Changes are coming to Lebanon County’s 911 communications system.

While county residents won’t notice any differences, the changes will embrace new technologies that move the county toward future capabilities and away from outdated services and technologies that are being sunsetted by telephone companies, according to Bob Dowd, director of the Lebanon County Department of Emergency Services.

“This is the (emergency services) industry moving to newer technology, that’s really what this is about,” said Dowd, who gave the example of 2G technology now being obsolete. “The legacy equipment that we currently use, and what I mean by legacy is how the calls get to us, is very old technology that is currently being handled by phone providers for most of us (EMS agencies).”

The county commissioners, at last week’s biweekly meeting, agreed to sign a Letter of Intent with the commonwealth to join a statewide 911 call system that uses Internet Protocol (IP) technology to handle incoming calls. The county should be using the system by 2023, he added.

Read More: Lebanon County Department of Emergency Services making improvements to 911 call system

The agreement opens the door to future technologies that will enhance emergency services and avoid a myriad of problems associated with technology that is outdated. There was no cost to taxpayers to join the statewide system, according to Dowd.

“Our current technology is technology that’s no longer supported. You can’t get parts for that equipment anymore and the technology is not scalable or adaptable,” he said. “When I say technology, I am talking about very specialized routers that send 911 phone calls to us over a standard two-wire phone trunk, essentially your conventional phone line. That conventional phone line has its limitations.”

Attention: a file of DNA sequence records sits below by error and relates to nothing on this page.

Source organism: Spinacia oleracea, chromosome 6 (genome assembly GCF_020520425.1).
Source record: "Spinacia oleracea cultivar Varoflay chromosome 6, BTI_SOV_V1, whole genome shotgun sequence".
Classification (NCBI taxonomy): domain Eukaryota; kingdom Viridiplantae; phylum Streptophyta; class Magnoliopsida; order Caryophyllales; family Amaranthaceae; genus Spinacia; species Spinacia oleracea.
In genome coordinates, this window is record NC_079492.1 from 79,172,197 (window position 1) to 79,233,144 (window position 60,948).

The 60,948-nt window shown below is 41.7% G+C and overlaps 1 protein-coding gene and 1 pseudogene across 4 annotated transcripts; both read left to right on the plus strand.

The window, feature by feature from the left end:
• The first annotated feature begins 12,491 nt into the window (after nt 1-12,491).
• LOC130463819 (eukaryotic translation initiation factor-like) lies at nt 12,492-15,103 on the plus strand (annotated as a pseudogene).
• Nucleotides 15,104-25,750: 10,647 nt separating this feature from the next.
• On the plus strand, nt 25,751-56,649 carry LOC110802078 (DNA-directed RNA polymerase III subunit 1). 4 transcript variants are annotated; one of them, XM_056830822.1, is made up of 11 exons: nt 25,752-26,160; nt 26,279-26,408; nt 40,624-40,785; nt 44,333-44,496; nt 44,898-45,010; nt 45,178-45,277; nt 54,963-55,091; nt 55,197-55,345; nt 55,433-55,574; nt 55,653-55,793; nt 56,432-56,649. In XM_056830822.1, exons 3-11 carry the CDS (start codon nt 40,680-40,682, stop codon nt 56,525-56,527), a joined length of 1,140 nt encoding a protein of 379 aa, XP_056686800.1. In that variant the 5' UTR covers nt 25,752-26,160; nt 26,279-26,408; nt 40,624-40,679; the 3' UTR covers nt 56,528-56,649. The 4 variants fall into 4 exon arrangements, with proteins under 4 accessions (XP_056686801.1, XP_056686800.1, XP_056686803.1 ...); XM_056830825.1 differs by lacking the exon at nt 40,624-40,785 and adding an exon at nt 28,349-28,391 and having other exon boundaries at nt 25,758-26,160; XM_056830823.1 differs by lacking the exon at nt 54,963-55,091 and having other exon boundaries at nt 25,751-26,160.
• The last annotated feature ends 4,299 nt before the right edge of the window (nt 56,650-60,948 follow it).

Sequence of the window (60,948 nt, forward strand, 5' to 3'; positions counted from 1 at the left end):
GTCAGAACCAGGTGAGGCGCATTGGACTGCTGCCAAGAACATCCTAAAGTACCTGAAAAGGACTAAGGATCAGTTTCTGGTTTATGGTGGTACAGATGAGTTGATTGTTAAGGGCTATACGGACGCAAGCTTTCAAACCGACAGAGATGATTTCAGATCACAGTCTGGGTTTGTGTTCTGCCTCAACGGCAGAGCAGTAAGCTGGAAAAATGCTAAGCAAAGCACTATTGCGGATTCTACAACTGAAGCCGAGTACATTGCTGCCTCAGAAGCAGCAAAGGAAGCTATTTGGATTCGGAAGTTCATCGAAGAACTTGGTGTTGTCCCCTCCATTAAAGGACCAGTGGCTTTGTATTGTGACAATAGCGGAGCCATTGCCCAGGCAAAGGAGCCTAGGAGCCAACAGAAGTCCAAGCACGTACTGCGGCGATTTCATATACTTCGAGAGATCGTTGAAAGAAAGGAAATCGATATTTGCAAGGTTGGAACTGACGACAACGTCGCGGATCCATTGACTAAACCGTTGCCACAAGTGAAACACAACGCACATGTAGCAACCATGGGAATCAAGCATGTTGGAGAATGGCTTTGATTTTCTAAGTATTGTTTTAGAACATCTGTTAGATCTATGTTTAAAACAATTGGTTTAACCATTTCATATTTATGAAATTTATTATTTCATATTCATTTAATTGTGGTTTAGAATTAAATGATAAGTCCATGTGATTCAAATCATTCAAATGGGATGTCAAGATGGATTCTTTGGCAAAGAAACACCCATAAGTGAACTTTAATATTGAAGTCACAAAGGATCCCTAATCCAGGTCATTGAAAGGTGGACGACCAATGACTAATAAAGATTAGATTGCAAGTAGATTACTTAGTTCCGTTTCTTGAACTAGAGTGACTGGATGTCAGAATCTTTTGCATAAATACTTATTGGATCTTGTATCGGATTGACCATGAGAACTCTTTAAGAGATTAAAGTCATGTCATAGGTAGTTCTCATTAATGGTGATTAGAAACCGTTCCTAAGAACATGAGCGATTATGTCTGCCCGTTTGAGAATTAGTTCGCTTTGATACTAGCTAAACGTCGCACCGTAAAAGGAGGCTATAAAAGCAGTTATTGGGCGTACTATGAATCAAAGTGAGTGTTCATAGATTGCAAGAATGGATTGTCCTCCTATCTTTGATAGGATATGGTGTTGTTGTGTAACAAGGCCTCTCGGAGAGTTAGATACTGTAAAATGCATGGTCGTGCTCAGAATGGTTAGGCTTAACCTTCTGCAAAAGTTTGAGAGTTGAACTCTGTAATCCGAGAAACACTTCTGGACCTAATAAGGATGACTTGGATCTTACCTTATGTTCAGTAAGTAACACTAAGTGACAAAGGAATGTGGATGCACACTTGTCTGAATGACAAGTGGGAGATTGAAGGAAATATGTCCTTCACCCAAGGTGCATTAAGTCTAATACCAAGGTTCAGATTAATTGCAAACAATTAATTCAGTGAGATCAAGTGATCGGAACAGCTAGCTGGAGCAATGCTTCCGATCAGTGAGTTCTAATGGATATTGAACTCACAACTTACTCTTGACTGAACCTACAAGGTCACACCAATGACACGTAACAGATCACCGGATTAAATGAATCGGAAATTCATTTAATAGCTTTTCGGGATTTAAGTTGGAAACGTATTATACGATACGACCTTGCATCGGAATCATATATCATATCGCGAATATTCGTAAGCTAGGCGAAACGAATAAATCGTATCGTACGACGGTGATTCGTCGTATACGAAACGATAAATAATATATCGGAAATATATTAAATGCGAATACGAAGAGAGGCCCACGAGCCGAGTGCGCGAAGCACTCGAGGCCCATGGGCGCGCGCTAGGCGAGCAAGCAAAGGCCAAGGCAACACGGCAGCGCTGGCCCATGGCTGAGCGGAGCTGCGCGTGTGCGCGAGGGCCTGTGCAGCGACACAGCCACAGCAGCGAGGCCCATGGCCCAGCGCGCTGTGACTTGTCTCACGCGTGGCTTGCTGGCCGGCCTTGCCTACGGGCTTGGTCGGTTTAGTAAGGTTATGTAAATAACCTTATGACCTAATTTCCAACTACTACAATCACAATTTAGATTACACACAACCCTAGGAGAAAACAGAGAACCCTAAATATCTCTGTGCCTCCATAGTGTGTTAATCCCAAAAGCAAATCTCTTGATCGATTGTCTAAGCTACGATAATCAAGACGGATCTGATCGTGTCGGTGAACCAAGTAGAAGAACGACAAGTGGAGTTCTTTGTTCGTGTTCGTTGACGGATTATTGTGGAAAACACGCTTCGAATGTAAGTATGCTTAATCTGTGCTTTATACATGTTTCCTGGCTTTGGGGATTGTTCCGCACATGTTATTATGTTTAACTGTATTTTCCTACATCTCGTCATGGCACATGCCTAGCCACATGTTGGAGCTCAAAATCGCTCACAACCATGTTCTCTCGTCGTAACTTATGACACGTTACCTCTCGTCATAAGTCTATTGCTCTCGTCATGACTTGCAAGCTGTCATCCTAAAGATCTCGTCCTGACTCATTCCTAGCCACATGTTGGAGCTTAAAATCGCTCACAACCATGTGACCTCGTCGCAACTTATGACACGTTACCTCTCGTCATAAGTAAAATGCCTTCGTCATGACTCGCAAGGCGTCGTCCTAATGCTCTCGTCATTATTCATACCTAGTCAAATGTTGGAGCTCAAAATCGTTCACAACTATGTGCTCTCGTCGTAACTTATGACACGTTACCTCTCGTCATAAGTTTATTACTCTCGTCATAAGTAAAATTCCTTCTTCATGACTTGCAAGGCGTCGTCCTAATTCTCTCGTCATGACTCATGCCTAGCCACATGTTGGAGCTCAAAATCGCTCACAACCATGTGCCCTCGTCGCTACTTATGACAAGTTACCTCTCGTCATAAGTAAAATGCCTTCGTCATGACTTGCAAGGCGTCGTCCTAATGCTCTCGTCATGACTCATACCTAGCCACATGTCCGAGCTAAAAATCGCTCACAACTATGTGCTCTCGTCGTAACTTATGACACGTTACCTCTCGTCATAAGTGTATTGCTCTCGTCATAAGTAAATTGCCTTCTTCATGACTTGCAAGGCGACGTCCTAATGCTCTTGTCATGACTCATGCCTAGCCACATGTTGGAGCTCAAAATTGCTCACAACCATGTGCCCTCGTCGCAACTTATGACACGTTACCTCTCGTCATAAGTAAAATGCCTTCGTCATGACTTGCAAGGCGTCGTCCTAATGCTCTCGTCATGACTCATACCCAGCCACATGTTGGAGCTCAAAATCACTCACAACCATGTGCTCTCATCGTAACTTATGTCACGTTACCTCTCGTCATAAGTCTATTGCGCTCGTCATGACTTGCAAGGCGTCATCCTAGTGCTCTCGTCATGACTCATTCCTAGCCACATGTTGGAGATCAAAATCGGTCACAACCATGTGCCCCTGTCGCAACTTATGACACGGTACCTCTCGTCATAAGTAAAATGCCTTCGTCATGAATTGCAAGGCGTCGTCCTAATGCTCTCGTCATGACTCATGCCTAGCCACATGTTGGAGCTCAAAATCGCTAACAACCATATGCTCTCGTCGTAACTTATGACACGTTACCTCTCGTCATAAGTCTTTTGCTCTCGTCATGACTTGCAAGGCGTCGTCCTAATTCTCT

Conventional telephone systems have, basically, become unconventional as 911 infrastructure is modernized to be digitally based and data driven.

“As technology changes and newer capabilities become available, we need to move to a platform that allows us to take advantage of those technologies,” said Dowd. “The way phone systems work now, pretty much across the board, is that everything is IP-based. It’s no longer a standard two-wire analog connection, it’s a digital connection or basically data.”

Digital technology has many advantages over antiquated analog systems, he added.

“That data can be voice, that can be text messages that can be whatever comes down the pike in the future as technologies change and newer methods of getting information to the 911 Center become available,” said Dowd. “So that’s what we’re changing — we’re changing the medium by way of how we get the information.”

Within the next six months, county residents will have the ability to use text messaging to contact the 911 Center, Dowd noted, adding that this type of technology is only appropriate in certain emergency situations. Text to 911 is currently an independent service that Lebanon County is working to implement. This service will get to emergency officials over a special network connection that is separate from their 911 voice lines, he said.

“It’s important to remember that it (texting) shouldn’t replace a phone call,” he noted. “The fastest way that we, as a 911 Center, can get information from you is by speaking to you. But there’s certain scenarios where that could be impossible. Examples I can think of are domestic abuse or as a hostage or where someone knows you are talking and that can put you in harm’s way.”

Texting, however, is a good way for people with certain disabilities to communicate with emergency personnel.

“Currently, we have something called TTY/TDD, which basically is a method of communication for those who can’t hear, but texting has slowly started to replace that and I believe that will continue,” said Dowd. “So if you are unable to speak or unable to hear, then text is the best way to talk to us.”

The 911 changes may not be noticeable but they do hold major implications for how emergency personnel communicate with those in need.